As keratoconus progresses, visual acuity continues to decrease due to the development of increased and irregular astigmatism.

Diagnosis of Keratoconus

The patient history plays an important role in the diagnosis of keratoconus. Initial information from the patient about diseases that are usually associated with keratoconus could be a first indication. Even patients who report that glasses/contact lenses have failed to correct the visual defect can give the doctor initial indications of the corneal disease that is present, since the visual defect can no longer be fully corrected with visual aids in advanced keratoconus. 

Keratoconus can be diagnosed in the early stages with a corneal topography. Corneal topography is a method for micro precise measurement of the cornea. This examination creates a colored relief of the cornea within a few seconds. The keratoconus shows typical bulging patterns in these images and can thus be clearly identified. 

In the advanced stage, keratoconus can already be diagnosed using the slit lamp microscope.

Treatment options for Keratoconus

The treatment options for keratoconus depend on the severity of the symptoms.


During the early stages, keratoconus can be corrected with eyeglasses. As the disease progresses, the glasses can no longer correct the visual defect.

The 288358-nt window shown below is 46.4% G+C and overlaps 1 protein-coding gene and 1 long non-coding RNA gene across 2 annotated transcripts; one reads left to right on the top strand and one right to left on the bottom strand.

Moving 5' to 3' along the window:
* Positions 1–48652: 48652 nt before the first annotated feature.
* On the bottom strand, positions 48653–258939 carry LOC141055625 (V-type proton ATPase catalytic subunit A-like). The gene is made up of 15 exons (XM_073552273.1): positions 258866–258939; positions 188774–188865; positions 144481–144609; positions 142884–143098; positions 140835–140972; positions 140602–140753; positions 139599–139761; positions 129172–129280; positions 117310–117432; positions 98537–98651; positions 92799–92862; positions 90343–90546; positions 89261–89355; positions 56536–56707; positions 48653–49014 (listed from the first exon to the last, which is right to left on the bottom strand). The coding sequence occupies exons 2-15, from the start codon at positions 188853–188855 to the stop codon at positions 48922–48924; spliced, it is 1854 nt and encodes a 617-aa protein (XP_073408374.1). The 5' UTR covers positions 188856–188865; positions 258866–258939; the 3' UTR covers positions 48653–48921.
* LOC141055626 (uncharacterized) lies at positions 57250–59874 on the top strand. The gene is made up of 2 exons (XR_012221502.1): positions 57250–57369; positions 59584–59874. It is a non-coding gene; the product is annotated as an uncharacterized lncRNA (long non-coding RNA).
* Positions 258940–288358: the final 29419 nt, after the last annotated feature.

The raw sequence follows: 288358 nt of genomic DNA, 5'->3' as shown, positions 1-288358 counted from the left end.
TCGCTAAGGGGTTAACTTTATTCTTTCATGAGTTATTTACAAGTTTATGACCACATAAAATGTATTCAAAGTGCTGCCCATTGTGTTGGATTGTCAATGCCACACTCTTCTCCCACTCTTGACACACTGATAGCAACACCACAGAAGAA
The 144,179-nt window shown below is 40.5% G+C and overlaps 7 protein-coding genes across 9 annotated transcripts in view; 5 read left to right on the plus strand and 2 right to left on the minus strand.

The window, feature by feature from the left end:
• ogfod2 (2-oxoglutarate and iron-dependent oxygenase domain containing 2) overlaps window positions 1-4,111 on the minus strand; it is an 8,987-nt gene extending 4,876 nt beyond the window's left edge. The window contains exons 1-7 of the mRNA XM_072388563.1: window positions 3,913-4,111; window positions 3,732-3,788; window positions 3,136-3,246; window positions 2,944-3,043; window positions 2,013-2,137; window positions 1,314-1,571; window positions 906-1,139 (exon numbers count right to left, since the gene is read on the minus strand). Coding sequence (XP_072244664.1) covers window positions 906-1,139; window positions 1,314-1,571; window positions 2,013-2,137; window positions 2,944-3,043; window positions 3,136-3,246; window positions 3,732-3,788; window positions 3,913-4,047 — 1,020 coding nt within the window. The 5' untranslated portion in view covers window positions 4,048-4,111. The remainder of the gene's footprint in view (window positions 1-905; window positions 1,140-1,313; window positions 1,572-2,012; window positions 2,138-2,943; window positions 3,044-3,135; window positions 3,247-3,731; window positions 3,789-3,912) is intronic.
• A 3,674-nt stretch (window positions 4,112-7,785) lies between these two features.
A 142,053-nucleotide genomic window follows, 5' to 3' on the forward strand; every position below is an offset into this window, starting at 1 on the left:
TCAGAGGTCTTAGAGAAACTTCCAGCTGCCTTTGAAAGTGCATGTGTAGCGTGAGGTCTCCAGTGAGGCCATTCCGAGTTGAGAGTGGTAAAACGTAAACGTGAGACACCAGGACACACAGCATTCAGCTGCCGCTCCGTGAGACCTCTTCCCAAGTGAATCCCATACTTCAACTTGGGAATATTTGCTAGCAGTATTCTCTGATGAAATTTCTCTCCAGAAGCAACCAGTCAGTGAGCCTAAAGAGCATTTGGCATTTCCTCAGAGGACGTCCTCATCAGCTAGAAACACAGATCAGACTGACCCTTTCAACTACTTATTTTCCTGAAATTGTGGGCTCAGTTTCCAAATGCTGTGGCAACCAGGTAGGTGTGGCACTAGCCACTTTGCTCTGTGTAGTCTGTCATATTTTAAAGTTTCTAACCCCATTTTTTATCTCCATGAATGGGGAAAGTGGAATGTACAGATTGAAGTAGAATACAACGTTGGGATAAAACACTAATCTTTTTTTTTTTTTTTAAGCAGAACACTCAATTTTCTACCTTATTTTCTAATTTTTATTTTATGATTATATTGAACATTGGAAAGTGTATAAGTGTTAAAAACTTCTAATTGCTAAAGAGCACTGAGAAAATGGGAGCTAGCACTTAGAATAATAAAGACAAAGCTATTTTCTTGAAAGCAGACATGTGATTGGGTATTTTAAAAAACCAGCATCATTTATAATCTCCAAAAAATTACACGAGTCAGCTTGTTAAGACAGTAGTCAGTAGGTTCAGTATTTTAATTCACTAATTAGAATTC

Rigid (hard) contact lenses and scleral lenses

Dimensionally stable contact lenses can compensate for the irregularities of the corneal surface in advanced keratoconus through their shape and better vision is achieved than with glasses. Contact lens correction is possible as long as it is tolerated and the vision achieved is sufficient. 

Scleral lenses are also recommended for eyes with irregular corneas such as keratoconus. Due to its large diameter (15-18mm), the diseased cornea can be completely bridged.

Corneal Collagen Crosslinking (CXL)

Cornea collagen crosslinking is a promising method to slow or even stop the progression of keratoconus.